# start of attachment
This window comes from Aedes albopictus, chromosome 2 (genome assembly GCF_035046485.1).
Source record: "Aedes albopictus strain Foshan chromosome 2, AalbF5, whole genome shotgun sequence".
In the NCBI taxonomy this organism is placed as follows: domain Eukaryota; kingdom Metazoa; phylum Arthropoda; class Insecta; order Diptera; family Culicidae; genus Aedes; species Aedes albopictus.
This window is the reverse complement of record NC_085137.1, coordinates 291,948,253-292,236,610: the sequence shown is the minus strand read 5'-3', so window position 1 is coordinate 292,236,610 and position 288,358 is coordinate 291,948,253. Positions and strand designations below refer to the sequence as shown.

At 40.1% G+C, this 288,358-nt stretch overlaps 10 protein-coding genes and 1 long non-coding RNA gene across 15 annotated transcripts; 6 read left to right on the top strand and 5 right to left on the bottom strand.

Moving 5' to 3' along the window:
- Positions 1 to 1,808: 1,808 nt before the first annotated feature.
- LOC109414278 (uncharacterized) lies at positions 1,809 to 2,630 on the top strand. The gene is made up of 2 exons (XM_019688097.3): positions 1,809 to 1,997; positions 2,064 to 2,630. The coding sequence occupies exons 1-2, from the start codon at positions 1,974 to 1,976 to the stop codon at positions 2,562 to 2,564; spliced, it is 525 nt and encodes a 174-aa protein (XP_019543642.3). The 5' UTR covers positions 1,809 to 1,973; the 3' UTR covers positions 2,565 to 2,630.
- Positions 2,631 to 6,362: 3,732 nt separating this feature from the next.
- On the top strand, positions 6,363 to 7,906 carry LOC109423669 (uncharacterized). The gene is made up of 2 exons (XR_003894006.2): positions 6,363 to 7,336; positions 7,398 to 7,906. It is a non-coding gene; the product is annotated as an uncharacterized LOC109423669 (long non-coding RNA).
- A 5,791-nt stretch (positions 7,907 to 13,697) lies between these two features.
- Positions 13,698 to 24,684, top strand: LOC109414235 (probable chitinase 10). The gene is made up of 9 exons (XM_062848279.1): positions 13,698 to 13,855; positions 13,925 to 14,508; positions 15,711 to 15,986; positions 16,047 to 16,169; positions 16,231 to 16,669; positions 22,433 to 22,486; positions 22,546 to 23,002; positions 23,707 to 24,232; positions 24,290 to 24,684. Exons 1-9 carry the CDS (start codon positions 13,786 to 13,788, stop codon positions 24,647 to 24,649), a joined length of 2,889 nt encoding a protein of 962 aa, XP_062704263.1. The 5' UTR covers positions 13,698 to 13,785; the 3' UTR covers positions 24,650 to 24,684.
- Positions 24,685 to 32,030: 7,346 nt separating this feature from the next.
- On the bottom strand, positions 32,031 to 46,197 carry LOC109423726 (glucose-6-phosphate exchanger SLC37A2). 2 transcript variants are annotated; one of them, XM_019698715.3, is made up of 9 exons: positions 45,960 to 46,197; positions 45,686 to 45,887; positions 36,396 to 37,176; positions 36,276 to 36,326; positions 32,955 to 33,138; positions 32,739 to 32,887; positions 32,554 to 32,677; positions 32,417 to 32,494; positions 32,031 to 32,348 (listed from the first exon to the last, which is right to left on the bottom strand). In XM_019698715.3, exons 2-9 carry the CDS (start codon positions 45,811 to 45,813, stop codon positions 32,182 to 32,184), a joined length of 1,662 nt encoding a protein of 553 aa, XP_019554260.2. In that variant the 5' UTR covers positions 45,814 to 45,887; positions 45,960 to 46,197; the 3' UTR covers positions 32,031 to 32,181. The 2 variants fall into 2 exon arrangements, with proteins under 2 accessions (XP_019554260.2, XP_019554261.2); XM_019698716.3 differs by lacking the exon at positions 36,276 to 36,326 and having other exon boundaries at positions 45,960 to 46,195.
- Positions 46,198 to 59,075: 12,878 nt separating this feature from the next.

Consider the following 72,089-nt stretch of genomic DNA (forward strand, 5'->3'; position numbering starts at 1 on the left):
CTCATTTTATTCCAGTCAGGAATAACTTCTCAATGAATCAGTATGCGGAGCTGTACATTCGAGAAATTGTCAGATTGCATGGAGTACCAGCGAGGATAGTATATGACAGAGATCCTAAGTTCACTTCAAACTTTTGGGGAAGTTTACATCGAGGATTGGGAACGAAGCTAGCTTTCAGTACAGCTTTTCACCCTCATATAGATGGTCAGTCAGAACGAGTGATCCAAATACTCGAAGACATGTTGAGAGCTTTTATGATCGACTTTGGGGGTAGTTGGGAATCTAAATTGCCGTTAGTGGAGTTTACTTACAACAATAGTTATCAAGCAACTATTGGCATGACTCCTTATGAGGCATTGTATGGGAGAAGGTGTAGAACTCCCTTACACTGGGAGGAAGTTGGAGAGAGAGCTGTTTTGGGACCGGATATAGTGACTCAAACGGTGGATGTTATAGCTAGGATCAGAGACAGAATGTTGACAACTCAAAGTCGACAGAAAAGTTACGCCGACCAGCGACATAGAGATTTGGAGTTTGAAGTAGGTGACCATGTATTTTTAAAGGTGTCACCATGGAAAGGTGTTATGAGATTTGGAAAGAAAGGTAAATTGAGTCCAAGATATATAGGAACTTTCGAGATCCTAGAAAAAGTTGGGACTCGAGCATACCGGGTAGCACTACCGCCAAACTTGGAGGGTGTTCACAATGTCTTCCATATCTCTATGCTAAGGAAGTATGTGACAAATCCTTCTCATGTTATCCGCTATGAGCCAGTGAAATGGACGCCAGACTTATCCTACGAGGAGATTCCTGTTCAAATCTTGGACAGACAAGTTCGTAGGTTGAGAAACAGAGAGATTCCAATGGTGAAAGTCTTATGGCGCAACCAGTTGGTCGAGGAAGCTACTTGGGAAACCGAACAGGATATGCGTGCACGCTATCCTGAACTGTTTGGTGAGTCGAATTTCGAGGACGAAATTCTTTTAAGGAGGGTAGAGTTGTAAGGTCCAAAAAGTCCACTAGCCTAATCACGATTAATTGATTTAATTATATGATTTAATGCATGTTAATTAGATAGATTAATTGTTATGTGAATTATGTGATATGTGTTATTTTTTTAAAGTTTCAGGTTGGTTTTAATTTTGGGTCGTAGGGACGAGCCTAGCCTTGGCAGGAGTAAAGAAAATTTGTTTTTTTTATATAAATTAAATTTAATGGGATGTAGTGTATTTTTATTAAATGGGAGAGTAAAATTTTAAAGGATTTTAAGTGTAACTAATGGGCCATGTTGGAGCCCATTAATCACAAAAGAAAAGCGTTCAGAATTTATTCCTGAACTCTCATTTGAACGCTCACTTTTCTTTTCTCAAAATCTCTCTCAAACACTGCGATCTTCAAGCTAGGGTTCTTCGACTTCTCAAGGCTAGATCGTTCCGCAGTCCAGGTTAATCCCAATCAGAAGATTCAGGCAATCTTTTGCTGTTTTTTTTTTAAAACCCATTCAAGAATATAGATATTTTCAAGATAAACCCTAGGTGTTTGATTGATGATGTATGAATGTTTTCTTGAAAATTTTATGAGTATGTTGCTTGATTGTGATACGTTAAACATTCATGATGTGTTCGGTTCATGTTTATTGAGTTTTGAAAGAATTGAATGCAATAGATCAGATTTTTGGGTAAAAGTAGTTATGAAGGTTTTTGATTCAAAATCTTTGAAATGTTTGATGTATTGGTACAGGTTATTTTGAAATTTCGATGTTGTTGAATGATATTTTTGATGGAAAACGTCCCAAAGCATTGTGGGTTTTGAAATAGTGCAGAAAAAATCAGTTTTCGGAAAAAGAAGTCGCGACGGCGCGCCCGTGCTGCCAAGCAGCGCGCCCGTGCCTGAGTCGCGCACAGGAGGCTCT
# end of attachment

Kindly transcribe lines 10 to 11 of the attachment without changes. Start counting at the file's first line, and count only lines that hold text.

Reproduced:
- On the top strand, positions 6,363 to 7,906 carry LOC109423669 (uncharacterized). The gene is made up of 2 exons (XR_003894006.2): positions 6,363 to 7,336; positions 7,398 to 7,906. It is a non-coding gene; the product is annotated as an uncharacterized LOC109423669 (long non-coding RNA).
- A 5,791-nt stretch (positions 7,907 to 13,697) lies between these two features.